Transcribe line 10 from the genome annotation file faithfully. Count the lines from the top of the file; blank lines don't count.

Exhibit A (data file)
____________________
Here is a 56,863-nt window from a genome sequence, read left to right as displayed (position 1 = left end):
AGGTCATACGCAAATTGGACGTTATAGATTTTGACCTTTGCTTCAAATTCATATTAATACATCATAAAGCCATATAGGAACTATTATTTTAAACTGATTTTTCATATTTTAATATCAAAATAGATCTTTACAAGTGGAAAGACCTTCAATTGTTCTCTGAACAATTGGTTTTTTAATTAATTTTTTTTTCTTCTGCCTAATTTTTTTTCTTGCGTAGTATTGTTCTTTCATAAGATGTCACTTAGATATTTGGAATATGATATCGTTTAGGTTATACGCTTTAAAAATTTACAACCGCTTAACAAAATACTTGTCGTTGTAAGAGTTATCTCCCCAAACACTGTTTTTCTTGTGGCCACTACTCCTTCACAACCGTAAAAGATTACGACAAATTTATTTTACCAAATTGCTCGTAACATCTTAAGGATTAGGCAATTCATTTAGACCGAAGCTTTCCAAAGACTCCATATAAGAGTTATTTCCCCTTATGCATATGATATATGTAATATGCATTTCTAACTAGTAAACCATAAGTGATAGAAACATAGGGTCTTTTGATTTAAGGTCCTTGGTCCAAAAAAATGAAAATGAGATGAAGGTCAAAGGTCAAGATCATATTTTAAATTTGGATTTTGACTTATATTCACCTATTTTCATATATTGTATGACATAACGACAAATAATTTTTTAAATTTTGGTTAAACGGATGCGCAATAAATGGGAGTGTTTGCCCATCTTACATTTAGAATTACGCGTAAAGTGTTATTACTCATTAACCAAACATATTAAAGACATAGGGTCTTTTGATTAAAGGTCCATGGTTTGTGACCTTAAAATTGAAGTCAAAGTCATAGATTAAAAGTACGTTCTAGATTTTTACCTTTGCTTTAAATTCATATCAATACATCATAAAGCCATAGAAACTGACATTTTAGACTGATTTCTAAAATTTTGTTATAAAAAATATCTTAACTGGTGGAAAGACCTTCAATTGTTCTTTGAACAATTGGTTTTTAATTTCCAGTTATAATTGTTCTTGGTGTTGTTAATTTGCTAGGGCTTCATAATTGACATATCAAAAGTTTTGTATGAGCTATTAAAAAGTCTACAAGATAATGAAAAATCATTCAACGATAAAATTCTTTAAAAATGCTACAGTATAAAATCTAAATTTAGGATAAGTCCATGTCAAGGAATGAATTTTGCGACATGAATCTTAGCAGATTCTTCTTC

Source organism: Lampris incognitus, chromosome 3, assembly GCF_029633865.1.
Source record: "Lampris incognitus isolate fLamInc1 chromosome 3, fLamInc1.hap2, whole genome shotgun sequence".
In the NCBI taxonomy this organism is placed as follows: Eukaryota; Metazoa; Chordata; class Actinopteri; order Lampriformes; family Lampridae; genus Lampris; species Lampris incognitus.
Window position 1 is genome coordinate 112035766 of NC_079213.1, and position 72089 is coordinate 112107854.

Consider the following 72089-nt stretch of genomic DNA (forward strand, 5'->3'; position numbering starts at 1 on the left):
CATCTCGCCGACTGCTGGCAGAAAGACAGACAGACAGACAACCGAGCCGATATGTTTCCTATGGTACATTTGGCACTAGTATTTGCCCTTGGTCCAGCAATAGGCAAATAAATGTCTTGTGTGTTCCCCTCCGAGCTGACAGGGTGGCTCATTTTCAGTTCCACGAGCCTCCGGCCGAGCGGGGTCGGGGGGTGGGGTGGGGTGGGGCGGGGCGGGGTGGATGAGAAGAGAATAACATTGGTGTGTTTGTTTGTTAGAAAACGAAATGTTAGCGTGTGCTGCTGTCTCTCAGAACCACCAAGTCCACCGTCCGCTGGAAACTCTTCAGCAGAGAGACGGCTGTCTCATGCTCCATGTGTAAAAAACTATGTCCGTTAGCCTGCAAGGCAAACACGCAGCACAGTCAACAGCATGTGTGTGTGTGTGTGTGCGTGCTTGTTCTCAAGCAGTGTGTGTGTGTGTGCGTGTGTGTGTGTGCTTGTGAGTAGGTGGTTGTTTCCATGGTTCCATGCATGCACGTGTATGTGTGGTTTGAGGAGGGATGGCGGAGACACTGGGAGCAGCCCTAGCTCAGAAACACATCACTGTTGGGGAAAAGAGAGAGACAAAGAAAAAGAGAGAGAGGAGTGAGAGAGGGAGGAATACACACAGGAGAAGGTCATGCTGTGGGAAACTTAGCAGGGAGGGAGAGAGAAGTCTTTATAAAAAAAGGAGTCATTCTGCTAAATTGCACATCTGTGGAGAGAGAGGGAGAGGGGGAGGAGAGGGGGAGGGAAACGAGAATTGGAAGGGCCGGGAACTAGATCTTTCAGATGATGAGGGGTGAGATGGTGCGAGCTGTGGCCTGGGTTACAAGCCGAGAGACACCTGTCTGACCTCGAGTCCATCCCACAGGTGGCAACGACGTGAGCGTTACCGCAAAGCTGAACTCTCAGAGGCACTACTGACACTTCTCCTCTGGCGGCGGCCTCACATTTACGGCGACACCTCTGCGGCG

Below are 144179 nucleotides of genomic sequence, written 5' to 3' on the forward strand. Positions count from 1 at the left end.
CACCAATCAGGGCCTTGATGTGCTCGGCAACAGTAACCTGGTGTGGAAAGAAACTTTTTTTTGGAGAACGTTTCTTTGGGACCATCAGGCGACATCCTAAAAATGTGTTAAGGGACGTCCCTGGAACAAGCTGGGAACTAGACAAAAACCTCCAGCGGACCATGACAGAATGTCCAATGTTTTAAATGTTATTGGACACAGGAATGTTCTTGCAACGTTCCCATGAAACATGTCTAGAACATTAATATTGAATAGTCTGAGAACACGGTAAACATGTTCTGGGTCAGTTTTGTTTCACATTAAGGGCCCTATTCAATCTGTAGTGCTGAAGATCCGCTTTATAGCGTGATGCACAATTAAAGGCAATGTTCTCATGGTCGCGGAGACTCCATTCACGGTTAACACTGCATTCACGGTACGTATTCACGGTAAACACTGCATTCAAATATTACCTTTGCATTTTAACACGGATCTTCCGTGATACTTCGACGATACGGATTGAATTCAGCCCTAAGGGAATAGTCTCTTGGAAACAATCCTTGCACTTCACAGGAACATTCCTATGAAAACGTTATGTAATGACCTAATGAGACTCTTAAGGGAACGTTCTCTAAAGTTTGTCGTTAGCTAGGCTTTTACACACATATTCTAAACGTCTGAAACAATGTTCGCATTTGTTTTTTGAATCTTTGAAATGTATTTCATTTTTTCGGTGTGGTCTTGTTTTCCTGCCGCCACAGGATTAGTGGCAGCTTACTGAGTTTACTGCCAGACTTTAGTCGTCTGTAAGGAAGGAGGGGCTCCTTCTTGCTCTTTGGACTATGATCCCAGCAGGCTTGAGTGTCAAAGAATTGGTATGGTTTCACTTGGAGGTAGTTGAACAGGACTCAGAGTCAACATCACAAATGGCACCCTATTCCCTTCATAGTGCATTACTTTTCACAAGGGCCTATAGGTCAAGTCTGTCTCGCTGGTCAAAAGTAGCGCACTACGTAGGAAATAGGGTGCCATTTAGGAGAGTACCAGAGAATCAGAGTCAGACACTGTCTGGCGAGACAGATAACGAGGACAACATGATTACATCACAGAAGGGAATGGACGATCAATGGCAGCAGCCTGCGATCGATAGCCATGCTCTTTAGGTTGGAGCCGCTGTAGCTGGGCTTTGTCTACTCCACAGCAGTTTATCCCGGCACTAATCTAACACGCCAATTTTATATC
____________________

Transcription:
CACCAATCAGGGCCTTGATGTGCTCGGCAACAGTAACCTGGTGTGGAAAGAAACTTTTTTTTGGAGAACGTTTCTTTGGGACCATCAGGCGACATCCTAAAAATGTGTTAAGGGACGTCCCTGGAACAAGCTGGGAACTAGACAAAAACCTCCAGCGGACCATGACAGAATGTCCAATGTTTTAAATGTTATTGGACACAGGAATGTTCTTGCAACGTTCCCATGAAACATGTCTAGAACATTAATATTGAATAGTCTGAGAACACGGTAAACATGTTCTGGGTCAGTTTTGTTTCACATTAAGGGCCCTATTCAATCTGTAGTGCTGAAGATCCGCTTTATAGCGTGATGCACAATTAAAGGCAATGTTCTCATGGTCGCGGAGACTCCATTCACGGTTAACACTGCATTCACGGTACGTATTCACGGTAAACACTGCATTCAAATATTACCTTTGCATTTTAACACGGATCTTCCGTGATACTTCGACGATACGGATTGAATTCAGCCCTAAGGGAATAGTCTCTTGGAAACAATCCTTGCACTTCACAGGAACATTCCTATGAAAACGTTATGTAATGACCTAATGAGACTCTTAAGGGAACGTTCTCTAAAGTTTGTCGTTAGCTAGGCTTTTACACACATATTCTAAACGTCTGAAACAATGTTCGCATTTGTTTTTTGAATCTTTGAAATGTATTTCATTTTTTCGGTGTGGTCTTGTTTTCCTGCCGCCACAGGATTAGTGGCAGCTTACTGAGTTTACTGCCAGACTTTAGTCGTCTGTAAGGAAGGAGGGGCTCCTTCTTGCTCTTTGGACTATGATCCCAGCAGGCTTGAGTGTCAAAGAATTGGTATGGTTTCACTTGGAGGTAGTTGAACAGGACTCAGAGTCAACATCACAAATGGCACCCTATTCCCTTCATAGTGCATTACTTTTCACAAGGGCCTATAGGTCAAGTCTGTCTCGCTGGTCAAAAGTAGCGCACTACGTAGGAAATAGGGTGCCATTTAGGAGAGTACCAGAGAATCAGAGTCAGACACTGTCTGGCGAGACAGATAACGAGGACAACATGATTACATCACAGAAGGGAATGGACGATCAATGGCAGCAGCCTGCGATCGATAGCCATGCTCTTTAGGTTGGAGCCGCTGTAGCTGGGCTTTGTCTACTCCACAGCAGTTTATCCCGGCACTAATCTAACACGCCAATTTTATATC